- No one avoids being labeled. “I don’t want my child to be labeled,” is commonly heard by teachers and school counselors. This makes a lot of sense, as no one wishes for their child to carry negative stigma due to a diagnosis. The problem, however, is that no one is able to avoid being labeled by others. Children – all children – will be labeled by their peers, teachers, coaches and others. When they are not provided remediation or treatment for their difficulties, sometimes childhood peers may label them as bad, dumb, or weird. Teachers and coaches apply their own judgments, often wondering why a family is refusing to get their child help. An official “label,” in the form of a diagnosis that comes with treatment, is usually less stigmatizing in the long run.
- Early intervention can make all the difference. Early intervention is often key to inhibiting a problem’s progression, building skills that provide resilience and confidence, and preventing co-occurring difficulties like social problems, underperformance in school, and low self-esteem. Children with learning challenges, for example, report more significant gains in academic skills when their problems are recognized early and targeted interventions are provided. Many speech difficulties and fine motor difficulties, such as pencil grasp, become almost intractable past the primary grades age.
- Substance abuse and ADHD are inextricably linked. A significant body of recent research is showing what many clinicians have believed for some time – substance abuse and ADHD go hand in hand. A clinical report from the American Academy of Pediatrics, published online recently in Pediatrics, stated that Attention-Deficit/Hyperactivity Disorder (ADHD) and substance use disorders are “inextricably intertwined,” and parents and patients should be informed of this. The report concluded that stimulant medication may reduce the risk for trying drugs and developing substance use disorders.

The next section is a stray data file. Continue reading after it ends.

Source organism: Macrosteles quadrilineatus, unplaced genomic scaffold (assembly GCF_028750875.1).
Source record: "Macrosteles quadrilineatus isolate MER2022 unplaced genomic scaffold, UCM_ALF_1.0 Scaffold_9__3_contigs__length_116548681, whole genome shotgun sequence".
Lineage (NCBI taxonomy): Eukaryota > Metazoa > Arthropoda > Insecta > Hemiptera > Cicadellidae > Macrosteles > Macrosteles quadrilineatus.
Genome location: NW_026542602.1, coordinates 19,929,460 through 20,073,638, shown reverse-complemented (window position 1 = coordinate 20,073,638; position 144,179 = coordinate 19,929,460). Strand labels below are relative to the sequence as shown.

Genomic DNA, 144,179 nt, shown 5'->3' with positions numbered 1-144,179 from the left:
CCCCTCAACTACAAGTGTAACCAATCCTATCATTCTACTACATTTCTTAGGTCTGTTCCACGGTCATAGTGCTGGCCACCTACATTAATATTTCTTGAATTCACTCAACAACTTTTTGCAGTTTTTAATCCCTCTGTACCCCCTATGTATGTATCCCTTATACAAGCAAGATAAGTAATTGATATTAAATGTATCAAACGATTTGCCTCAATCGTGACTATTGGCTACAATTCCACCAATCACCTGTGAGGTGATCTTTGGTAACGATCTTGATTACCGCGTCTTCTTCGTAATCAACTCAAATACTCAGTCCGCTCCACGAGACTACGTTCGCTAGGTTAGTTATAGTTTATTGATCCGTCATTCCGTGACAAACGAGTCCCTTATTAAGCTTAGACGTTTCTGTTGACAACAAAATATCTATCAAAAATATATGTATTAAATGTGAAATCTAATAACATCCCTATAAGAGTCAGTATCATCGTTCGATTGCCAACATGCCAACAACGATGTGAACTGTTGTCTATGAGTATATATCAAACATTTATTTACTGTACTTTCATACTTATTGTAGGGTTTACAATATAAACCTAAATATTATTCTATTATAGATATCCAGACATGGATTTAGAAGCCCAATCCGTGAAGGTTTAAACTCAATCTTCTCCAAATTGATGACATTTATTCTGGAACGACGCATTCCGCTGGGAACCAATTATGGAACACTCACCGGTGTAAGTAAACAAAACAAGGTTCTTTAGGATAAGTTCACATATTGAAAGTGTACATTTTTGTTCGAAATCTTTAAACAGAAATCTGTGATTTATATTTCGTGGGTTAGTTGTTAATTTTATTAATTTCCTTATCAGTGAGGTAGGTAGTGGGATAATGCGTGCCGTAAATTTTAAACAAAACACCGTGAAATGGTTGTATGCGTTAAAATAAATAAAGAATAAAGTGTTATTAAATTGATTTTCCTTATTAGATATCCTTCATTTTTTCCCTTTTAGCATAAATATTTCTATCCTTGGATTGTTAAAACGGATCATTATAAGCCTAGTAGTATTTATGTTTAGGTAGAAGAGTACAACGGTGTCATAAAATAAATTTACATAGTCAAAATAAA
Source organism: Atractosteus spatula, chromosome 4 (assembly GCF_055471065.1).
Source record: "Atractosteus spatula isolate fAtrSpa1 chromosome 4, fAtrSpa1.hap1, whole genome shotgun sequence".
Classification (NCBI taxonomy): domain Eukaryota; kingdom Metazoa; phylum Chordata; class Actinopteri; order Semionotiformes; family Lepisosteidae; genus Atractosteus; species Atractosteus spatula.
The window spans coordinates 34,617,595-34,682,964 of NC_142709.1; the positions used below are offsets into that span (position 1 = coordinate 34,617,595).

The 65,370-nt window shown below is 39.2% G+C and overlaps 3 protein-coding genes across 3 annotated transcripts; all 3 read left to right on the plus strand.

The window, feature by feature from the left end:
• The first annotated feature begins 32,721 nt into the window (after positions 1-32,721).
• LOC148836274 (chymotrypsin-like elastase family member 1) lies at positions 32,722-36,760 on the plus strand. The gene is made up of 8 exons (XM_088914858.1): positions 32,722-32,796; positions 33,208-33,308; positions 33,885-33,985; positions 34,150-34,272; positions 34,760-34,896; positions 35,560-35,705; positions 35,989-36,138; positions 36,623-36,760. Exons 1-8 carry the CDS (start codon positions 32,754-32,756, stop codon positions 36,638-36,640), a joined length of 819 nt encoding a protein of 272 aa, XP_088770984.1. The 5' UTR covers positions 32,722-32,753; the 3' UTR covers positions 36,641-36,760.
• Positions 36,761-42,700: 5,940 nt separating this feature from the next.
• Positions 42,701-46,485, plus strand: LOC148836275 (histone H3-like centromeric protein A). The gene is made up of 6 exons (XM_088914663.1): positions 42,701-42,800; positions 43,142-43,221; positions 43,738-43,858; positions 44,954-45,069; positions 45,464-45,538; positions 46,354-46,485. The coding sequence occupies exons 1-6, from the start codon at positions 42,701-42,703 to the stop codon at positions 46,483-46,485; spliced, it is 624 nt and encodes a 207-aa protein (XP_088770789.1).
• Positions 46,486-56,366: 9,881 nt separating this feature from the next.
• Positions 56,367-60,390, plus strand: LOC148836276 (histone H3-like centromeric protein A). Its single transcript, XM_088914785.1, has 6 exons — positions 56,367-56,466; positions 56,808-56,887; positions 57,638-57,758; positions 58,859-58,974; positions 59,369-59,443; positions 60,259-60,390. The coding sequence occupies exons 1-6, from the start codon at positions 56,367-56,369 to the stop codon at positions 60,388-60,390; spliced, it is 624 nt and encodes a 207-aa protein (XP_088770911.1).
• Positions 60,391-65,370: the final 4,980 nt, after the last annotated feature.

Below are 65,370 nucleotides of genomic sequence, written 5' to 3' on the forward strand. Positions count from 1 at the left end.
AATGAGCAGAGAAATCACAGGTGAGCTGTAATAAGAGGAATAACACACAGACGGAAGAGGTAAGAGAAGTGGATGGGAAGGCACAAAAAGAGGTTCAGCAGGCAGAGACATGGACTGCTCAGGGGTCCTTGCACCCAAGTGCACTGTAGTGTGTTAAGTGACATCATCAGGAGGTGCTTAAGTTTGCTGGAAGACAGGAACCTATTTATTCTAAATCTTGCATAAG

- Special education services “ain’t what they used to be.” No doubt, some parents have memories of unhelpful, embarrassing, or even abusive school experiences in their own youth. It’s easy for any loving parent to assume that their child may have a similar, negative experience if allowed to receive special services at school. Services today are normally provided within a general education curriculum, and separate classrooms for students with disabilities are far less common. Most students have many classroom friends who receive help ranging from reading support or speech therapy to counseling or testing accommodations.
- Your child deserves help. Ask any teacher, and he or she will be able to share stories of students about whom they were seriously concerned, but who were not allowed to receive evaluation or interventions. It is always troubling when a student is having academic, emotional, behavioral or social difficulties, but it is particularly disheartening to see a child going through unnecessary problems that could be successfully treated with the right support. Every child and adolescent deserves to have his or her needs and challenges taken seriously and deserves help where help is needed.
ABOUT THE AUTHOR
Amy Maus, MSW, LCSW
Amy Maus is a Licensed Clinical Social Worker in both Missouri and Illinois. She specializes in services to schools, including work within public and private schools in urban, suburban and rural settings. Amy provides training to educators, parents and students, Care Team consultation, and direct intervention with at-risk students. In the office, she provides psychoeducational evaluations for issues including ADHD, anxiety, and other mental health and learning concerns that impact the classroom. She enjoys working with students of all ages and their families.